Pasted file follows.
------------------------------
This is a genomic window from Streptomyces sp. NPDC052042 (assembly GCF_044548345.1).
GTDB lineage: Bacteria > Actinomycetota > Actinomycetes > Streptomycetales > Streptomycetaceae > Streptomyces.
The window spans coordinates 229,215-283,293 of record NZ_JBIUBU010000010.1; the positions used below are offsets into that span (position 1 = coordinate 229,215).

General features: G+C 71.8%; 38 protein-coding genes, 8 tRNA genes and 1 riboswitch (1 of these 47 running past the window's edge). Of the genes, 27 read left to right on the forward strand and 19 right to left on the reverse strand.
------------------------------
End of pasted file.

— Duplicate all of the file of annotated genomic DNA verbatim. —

This is a genomic window from Streptomyces sp. NPDC052042 (assembly GCF_044548345.1).
GTDB lineage: Bacteria > Actinomycetota > Actinomycetes > Streptomycetales > Streptomycetaceae > Streptomyces.
The window spans coordinates 229,215-283,293 of record NZ_JBIUBU010000010.1; the positions used below are offsets into that span (position 1 = coordinate 229,215).

General features: G+C 71.8%; 38 protein-coding genes, 8 tRNA genes and 1 riboswitch (1 of these 47 running past the window's edge). Of the genes, 27 read left to right on the forward strand and 19 right to left on the reverse strand.